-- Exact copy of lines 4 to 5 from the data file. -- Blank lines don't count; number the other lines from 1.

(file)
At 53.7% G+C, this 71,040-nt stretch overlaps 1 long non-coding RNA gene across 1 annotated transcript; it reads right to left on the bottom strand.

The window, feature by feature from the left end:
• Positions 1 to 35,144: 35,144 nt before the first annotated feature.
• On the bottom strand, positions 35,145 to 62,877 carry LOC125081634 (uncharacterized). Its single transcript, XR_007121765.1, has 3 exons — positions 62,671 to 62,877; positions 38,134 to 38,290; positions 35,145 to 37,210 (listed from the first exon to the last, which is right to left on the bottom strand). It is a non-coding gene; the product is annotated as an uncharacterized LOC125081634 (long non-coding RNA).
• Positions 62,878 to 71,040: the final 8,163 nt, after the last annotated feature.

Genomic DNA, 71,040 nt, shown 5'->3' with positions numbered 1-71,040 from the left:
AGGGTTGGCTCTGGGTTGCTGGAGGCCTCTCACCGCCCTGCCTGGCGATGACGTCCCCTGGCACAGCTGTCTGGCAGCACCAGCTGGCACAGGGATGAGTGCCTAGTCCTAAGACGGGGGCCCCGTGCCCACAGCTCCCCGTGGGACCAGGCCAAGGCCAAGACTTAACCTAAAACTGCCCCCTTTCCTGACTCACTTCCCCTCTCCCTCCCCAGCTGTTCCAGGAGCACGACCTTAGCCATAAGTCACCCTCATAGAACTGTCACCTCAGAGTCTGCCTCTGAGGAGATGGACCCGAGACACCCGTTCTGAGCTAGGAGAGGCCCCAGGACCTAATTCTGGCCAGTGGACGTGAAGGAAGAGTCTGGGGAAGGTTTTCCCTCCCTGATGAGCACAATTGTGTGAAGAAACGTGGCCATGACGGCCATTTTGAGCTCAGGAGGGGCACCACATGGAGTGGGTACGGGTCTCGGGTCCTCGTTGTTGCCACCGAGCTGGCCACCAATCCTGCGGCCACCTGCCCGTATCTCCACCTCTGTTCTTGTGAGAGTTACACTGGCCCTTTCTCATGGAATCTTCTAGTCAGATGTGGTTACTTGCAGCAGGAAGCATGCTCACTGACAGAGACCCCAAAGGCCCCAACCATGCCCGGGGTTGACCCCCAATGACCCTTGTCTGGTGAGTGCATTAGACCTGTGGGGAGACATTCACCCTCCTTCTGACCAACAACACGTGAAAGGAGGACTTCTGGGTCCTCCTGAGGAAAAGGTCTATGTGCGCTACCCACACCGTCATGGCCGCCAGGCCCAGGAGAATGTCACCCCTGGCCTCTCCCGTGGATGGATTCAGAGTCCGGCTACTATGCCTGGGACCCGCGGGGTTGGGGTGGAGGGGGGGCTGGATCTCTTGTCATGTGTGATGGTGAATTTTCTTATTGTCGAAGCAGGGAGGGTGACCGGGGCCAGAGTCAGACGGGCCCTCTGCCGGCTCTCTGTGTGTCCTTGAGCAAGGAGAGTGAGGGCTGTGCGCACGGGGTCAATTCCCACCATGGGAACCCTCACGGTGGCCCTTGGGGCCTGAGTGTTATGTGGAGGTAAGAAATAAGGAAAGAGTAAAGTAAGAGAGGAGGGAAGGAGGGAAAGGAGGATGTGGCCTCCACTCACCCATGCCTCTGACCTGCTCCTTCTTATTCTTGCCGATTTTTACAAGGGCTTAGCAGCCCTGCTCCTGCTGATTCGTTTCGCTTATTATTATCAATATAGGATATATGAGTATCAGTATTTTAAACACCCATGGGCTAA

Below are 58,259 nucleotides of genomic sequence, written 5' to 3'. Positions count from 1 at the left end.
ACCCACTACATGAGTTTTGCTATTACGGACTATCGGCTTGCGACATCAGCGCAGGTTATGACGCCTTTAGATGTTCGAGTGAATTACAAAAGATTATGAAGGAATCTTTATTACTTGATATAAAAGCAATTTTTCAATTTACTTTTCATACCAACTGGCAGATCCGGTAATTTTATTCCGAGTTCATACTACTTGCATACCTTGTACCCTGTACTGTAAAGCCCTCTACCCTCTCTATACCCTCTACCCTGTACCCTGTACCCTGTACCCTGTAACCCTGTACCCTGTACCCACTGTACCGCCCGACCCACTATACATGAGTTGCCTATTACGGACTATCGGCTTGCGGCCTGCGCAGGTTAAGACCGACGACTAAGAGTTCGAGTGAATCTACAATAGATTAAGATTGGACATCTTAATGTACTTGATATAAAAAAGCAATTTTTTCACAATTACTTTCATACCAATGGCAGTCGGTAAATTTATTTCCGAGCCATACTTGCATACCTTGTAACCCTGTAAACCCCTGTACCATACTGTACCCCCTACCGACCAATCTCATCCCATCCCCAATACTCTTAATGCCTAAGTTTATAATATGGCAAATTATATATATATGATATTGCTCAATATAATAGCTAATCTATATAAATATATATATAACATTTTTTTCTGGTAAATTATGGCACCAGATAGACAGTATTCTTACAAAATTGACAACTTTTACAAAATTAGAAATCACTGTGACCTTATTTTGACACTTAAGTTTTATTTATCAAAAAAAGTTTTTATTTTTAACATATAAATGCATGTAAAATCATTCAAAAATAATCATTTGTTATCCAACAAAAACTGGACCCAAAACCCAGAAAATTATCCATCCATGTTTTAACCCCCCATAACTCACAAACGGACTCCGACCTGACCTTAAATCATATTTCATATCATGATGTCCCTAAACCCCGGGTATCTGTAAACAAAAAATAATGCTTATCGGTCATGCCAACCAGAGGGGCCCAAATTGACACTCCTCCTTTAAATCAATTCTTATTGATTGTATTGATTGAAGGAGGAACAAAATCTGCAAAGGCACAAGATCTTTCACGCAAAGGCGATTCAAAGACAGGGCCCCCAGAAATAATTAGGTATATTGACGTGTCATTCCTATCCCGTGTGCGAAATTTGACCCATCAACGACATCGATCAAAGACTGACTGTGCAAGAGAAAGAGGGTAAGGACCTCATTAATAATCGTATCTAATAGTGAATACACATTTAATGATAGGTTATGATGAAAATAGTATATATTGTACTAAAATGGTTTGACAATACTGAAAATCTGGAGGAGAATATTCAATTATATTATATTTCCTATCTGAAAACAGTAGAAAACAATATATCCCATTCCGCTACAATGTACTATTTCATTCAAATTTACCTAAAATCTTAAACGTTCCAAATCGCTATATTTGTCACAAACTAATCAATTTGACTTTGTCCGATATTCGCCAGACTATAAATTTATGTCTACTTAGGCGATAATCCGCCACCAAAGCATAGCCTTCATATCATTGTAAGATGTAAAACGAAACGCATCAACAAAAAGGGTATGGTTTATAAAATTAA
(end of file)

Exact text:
• On the bottom strand, positions 35,145 to 62,877 carry LOC125081634 (uncharacterized). Its single transcript, XR_007121765.1, has 3 exons — positions 62,671 to 62,877; positions 38,134 to 38,290; positions 35,145 to 37,210 (listed from the first exon to the last, which is right to left on the bottom strand). It is a non-coding gene; the product is annotated as an uncharacterized LOC125081634 (long non-coding RNA).
• Positions 62,878 to 71,040: the final 8,163 nt, after the last annotated feature.